California’s Silicon Valley, home to companies such as Apple, Google, and Facebook, is recognized across the world as a hub of innovation, and now there’s empirical evidence that explains why.
The state is able to foster a business environment conducive to product innovation thanks to the interplay of both demand- and supply-side factors, according to a new study conducted by Ivalina Kalcheva, an assistant professor of finance at the University of California, Riverside, and colleagues.
“The alloy of academia, industry, and government is critical for innovation and none of them on its own is as important as the fusion of the three,” said Kalcheva. “Imagine trying to grow a plant without soil, or water, or sunlight.”
The findings indicate state regulators wishing to spark business innovation must take an active role not only by providing incentives that lead to an increase in consumer demand, but also by creating a healthy supply-side environment.
The study examined nearly 66,000 private companies in the medical device industry between 1987 and 2014. This category was chosen primarily because the Medicare coverage approval process serves as an ideal scenario to gauge the impact of a consumer demand spike — a phenomenon the researchers describe as an “exogenous shock.” If a medical device is approved for Medicare coverage, there is an immediate and direct effect on the number of patients who have to pay for that product and on how much it will cost.
The researchers also factored in supply-side variables to account for the level of innovation in the medical device industry in different areas, specifically the availability of venture capital, National Institutes of Health (NIH) grants, number of research universities, research and development investments, and Small Business Innovation Research funding.
Based on their analysis, the five most innovative states for medical devices are California, New York, Massachusetts, Illinois, and Texas. Overall, states with a healthy blend of venture capital, NIH grants, and research universities have a 16-fold increase in product innovation compared to those that don’t, based on the number of medical device applications submitted for approval by the Federal Drug Administration, the study found.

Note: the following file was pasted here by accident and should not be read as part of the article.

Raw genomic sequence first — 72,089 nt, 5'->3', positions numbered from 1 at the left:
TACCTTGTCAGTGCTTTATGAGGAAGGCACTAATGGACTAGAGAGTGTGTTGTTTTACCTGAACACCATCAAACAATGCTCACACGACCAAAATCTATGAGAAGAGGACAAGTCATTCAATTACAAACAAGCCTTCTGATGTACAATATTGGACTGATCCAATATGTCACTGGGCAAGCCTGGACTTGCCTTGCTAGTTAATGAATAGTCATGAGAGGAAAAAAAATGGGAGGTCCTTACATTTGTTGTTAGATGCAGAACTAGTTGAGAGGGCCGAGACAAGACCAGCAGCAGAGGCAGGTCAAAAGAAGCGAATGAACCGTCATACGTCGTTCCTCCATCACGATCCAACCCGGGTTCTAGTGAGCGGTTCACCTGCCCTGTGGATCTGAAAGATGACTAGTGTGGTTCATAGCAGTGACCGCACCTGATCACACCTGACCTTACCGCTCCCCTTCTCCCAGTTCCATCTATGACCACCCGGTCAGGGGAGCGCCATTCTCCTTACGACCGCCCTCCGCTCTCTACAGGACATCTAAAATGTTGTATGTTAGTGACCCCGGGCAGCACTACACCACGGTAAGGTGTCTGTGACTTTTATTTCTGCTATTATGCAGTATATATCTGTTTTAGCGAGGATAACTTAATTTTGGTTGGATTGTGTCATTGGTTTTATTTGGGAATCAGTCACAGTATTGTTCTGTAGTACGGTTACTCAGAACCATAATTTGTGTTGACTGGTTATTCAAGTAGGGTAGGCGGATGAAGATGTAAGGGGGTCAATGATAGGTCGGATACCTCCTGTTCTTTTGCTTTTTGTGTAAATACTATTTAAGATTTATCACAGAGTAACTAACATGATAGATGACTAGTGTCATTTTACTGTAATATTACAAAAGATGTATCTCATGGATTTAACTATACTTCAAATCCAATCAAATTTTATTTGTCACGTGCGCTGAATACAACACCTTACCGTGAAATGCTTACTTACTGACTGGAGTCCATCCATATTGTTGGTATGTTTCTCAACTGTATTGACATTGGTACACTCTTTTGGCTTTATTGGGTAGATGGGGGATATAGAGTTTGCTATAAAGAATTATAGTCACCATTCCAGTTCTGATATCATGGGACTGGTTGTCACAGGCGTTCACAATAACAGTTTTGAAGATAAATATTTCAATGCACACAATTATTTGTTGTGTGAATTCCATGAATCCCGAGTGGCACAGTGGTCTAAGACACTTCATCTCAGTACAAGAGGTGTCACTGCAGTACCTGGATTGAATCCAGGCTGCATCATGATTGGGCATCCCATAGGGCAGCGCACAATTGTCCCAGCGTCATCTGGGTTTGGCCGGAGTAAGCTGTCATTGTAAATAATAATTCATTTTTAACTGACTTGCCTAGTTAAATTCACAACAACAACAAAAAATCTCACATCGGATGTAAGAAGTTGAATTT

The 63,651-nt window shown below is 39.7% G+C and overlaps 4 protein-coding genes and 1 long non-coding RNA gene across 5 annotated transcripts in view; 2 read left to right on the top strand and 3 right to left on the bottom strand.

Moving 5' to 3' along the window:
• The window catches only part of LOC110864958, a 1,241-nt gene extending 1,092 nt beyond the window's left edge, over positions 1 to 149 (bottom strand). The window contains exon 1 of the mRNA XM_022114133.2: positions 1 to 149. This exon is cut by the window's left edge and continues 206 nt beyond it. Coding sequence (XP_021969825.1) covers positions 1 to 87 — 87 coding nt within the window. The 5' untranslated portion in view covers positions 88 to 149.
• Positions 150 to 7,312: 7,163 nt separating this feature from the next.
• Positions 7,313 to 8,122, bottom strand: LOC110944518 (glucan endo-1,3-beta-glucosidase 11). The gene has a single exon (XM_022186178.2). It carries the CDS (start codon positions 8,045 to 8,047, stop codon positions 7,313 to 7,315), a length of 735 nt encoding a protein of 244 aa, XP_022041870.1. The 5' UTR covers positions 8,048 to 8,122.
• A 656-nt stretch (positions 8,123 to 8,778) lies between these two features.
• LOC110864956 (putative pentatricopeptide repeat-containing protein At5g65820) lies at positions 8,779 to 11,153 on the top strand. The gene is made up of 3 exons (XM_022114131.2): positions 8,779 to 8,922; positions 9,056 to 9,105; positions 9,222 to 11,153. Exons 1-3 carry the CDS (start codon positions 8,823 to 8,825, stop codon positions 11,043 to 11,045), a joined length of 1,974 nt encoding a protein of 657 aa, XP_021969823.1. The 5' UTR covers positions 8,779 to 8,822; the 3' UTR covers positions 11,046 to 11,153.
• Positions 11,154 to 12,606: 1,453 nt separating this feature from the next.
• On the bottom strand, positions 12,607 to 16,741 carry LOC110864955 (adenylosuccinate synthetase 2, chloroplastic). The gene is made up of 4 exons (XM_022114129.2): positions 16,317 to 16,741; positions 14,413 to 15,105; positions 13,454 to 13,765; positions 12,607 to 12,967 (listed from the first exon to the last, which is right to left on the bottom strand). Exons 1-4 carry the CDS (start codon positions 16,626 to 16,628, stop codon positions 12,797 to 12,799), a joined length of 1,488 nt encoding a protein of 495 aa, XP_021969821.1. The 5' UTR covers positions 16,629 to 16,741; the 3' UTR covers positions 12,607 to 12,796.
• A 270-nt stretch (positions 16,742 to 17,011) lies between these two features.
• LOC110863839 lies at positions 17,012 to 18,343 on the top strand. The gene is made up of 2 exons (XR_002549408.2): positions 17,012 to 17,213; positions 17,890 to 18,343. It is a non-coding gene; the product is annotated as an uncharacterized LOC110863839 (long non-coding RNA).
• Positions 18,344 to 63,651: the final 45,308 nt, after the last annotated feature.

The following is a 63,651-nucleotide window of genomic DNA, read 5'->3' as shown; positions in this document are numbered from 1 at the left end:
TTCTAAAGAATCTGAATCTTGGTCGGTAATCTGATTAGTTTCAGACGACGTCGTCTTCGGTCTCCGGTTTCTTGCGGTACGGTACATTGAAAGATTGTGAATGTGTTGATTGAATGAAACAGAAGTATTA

Co-authors of the paper include Ping McLemore, a financial economist at the Federal Reserve Bank of Richmond; and Shagun Pant, an assistant professor of finance at the University of Iowa.
While the research focuses on the medical device industry, the results can be used as guidance for all types of businesses, said Pant.
“Demand is always fluctuating,” she said. “This is naturally taking place in all industries.”
Government officials could also institute demand-side incentives, such as solar-system tax breaks and electric vehicle tax breaks, to create a positive shift in demand, the researchers said.
In terms of supply-side incentives that could be implemented by regulators, Kalcheva noted that states and cities often compete for companies through tax incentives — citing Amazon’s current search for a second headquarters as a prime example — so tax incentives could also be used to lure venture capital firms to stimulate an innovation cluster.
“Instead of states and cities just competing for companies, they should be competing to make life easier for venture capitalists,” said Kalcheva, noting Michigan as an example of a state that would benefit from an influx of venture capital firms.
“They have prestigious research universities, and they have good NIH funding, but they are missing the VCs,” she said. “It’s really in the hands of state officials.”
Apart from tax incentives, the researchers highlighted public transportation, streamlined state approval processes, and employee training as other supply-side variables that aid the formation of innovation clusters.
What’s more, an uptick in product innovation within one industry has a domino effect on related industries. For example, every time Apple releases a new iPhone model, phone case manufacturers release a new model as well.
“If you have a shock to the demand of one specific device, it’s going to affect everything that’s complimentary to the device,” said Pant.
The study, titled “Innovation: The interplay between demand-side shock and supply-side environment,” is set for publication in the March issue of the journal Research Policy.